Toothed Edge Extends Button Insert Advantages

Particularly for long reach applications, a button insert with a serrated edge can provide greater stability, less heat-generating friction and better chip evacuation than one without.


Facebook Share Icon LinkedIn Share Icon Twitter Share Icon Share by EMail icon Print Icon
Loading the player ...

This footage from Ingersoll Cutting Tools provides a look at the Formmaster R in action.

Although round cutting inserts have a well-deserved reputation for efficiently roughing contoured geometry, they sometimes work best when they’re not perfectly round. For applications involving particularly long overhangs and particularly heat-conducive materials, a button insert with a serrated edge can be far more effective than one without. 

That’s according to William Fiorenza, die/mold product manager with Ingersoll Cutting Tools, who emphasizes that proper application of serrated inserts requires carefully considering the details of each individual job. Yet, with due diligence and a sufficiently flexible tooling system, users can amplify the advantages that have made button inserts so popular for heavy roughing. 

One of the chief advantages of any button insert is high edge strength. In general, button inserts can withstand greater radial pressure than lead-angle tools because a rounded cutting edge spreads cutting forces more evenly, Mr. Fiorenza explains. That makes the inserts useful for deep cutting depths in extended-reach roughing applications, even on lighter duty machines. Whereas a typical rectangular or triangular high-feed insert might max out at 2 mm or so, the entire radius of a button insert (that is, half the insert) can be buried in the right application, he says.     

Nonetheless, the farther the tool is from the spindle, the greater the radial pressure, and the less pronounced the advantage. Serrations add stability by increasing the contact area between cutting edge and workpiece, Mr. Fiorenza says. That stability enables machining at greater lengths with more aggressive parameters while reducing the risk of chatter.

Chip evacuation improves as well, he says. Essentially, each individual tooth carves its own section of chip—a chip that’s far smaller than what would emerge from a button insert with a continuous edge. This helps to improve tool life and reduces the need for extra careful monitoring to ensure chips aren’t being recut. In fact, 60 to 100 psi of shop air is typically sufficient to remove chips created by even the largest serrations available on Ingersoll button inserts, he says. Additionally, a serrated edge creates less heat-generating friction at the point of cut than a continuous edge.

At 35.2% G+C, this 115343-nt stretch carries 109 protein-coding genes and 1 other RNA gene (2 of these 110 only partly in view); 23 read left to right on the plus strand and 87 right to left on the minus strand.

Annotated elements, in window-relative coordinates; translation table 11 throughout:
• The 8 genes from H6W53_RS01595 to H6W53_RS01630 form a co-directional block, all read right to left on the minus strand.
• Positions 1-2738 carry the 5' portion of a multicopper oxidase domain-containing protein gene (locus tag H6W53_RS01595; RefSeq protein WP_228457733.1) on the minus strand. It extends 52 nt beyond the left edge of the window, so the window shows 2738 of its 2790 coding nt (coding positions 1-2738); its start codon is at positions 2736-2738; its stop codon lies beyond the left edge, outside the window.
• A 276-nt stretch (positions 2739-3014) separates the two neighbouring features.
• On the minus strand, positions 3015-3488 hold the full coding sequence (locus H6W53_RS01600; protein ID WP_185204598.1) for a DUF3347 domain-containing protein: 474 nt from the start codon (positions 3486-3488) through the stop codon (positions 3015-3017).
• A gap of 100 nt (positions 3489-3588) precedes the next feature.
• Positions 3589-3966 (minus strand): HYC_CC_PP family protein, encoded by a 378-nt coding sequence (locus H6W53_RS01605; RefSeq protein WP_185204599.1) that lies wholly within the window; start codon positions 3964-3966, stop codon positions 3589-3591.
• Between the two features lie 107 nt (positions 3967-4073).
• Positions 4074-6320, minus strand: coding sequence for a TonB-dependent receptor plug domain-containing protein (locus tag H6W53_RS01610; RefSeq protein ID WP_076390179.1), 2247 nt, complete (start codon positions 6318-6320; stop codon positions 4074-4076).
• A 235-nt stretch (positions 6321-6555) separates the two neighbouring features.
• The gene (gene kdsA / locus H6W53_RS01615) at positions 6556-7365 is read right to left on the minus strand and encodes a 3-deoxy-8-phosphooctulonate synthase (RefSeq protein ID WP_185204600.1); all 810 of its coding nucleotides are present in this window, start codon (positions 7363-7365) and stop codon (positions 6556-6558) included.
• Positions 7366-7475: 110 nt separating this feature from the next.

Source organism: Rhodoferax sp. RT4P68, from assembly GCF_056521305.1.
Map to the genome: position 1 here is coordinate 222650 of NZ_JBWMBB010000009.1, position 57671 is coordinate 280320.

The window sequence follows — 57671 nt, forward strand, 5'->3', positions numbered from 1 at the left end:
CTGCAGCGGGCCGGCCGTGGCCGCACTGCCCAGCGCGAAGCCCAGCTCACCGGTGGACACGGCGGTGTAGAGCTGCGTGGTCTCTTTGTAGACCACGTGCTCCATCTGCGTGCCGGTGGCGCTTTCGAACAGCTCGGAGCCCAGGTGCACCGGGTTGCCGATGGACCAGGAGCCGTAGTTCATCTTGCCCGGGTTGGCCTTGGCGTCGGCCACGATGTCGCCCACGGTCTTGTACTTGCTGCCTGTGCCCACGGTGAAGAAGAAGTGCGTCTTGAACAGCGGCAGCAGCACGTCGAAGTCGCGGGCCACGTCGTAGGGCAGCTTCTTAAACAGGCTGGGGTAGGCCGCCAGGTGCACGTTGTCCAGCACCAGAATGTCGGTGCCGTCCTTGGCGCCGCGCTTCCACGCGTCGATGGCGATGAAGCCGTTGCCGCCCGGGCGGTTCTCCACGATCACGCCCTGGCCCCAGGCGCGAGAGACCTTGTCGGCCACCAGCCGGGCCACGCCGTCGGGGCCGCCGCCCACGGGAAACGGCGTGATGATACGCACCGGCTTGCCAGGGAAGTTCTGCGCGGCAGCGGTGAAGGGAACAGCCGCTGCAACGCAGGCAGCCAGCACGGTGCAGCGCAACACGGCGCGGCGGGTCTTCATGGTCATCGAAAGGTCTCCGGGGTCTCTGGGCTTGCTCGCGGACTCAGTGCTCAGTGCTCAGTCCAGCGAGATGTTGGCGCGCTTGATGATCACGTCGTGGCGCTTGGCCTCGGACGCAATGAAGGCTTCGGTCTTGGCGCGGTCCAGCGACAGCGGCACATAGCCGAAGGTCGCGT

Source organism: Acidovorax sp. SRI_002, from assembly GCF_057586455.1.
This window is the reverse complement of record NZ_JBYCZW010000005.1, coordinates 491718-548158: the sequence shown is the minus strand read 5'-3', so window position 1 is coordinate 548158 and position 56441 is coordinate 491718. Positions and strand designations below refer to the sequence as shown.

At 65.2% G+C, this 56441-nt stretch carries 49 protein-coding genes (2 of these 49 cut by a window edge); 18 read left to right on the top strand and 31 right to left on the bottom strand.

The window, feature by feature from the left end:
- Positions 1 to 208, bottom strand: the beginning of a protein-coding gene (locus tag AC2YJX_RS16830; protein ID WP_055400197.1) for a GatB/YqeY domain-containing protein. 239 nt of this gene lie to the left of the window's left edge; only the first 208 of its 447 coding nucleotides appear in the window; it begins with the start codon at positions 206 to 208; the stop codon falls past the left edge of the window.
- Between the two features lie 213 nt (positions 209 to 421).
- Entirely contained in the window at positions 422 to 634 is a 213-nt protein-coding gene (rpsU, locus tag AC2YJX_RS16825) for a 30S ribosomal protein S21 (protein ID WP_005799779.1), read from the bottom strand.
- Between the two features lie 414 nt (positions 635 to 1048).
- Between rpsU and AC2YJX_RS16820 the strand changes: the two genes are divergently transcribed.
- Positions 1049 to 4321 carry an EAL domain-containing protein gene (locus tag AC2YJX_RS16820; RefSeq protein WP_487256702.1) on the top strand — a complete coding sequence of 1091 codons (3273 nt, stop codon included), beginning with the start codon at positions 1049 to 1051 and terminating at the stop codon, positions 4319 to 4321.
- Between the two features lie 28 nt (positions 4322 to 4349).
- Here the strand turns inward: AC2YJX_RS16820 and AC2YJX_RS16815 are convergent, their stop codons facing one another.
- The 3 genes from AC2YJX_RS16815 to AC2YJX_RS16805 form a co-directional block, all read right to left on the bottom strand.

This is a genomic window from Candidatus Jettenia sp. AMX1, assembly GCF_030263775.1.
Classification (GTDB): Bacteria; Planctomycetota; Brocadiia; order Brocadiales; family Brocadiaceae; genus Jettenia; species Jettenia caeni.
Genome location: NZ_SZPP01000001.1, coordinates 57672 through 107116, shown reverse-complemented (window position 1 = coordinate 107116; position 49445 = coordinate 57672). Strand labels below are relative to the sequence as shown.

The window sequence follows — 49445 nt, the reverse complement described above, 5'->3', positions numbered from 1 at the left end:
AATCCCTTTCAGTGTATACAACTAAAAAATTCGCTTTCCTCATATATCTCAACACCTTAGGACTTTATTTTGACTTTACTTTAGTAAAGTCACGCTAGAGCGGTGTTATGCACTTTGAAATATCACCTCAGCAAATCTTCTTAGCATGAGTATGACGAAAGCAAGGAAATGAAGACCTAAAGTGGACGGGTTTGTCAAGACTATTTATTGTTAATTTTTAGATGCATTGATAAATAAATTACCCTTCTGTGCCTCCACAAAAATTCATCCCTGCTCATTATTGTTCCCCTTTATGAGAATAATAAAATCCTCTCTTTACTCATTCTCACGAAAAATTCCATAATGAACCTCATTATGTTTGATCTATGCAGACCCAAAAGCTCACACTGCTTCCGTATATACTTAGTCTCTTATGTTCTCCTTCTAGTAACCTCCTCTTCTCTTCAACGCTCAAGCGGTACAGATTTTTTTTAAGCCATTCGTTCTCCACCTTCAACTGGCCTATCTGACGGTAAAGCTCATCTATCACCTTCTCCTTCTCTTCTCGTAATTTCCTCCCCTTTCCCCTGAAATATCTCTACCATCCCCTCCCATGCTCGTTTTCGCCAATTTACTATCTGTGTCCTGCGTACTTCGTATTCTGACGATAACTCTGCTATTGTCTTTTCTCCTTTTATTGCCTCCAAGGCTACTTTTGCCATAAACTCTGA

These advantages can potentially extend the application range of serrated buttons beyond long overhangs and heavy roughing. For instance, easier chip evacuation might make them a good alternative even for short-reach applications (although Mr. Fiorenza points out that serrations provide similar benefits for rectangular and square inserts as well). The reduced heat that comes with a serrated insert can also be useful for titanium and high-temperature alloys.

Although a toothed geometry offers plenty of advantages, Mr. Fiorenza emphasizes that there are tradeoffs involved, too. In general, the greater the degree of serration, the weaker the edge, and the lower the chipload it can handle. Thus, applications involving less-than-ideal stock entry, stacked material, interrupted cuts and other abusive conditions should be approached with care, he says. Serrated geometries can also be less economical than their straight-edged cousins because the teeth of each individual insert must properly overlap as the tool rotates. Arranging inserts in this way limits the number of possible indexes compared to a standard round design. 

For its part, Ingersoll aims to provide all the options manufacturers need while also minimizing complexity and tool change-over time, Mr. Fiorenza says. Both the FormMaster R and the FormMaster Pro end mills accommodate button inserts with varying degrees of serration as well as straight-edged varieties, so users can swap inserts as needed without changing the entire tool. For the FormMaster Pro, serrated inserts offer four indexes per edge, while straight-edged varieties offer eight. However, the FormMaster R’s inserts are double-sided, thus providing eight total indexes for a serrated insert and 16 for a standard round one. Another difference between the two tools is axial rake angle. The FormMaster R sits negative axial for added strength, which can help compensate for the limits of serrated geometry in abusive cutting conditions. The FormMaster Pro features positive axial rake for freer cutting, which is particularly useful for high-temperature alloys and extreme length-to-diameter ratios.

Whatever the tool and insert combination, Mr. Fiorenza says users should carefully evaluate the intricacies of the application and the capabilities of surrounding technology (the machine, the software, etc.) to determine the right balance between roughing efficiency and tool life. “As is the case with any cutter, you can’t rely solely on the parameter guidelines published in marketing material,” he says. “You have to invest some time to get it right.”


  • Threading On A Lathe

    The right choices in tooling and technique can optimize the thread turning process.

  • Inserts For Difficult Materials

    Economic efficiency is an important consideration when choosing tools for challenging metals.

  • Rigid Tapping--Sometimes You Need A Little Float

    One of the most common methods of tapping in use today on CNC machines is 'rigid tapping' or 'synchronous feed tapping.' A rigid tapping cycle synchronizes the machine spindle rotation and feed to match a specific thread pitch. Since the feed into the hole is synchronized, in theory a solid holder without any tension-compression can be used.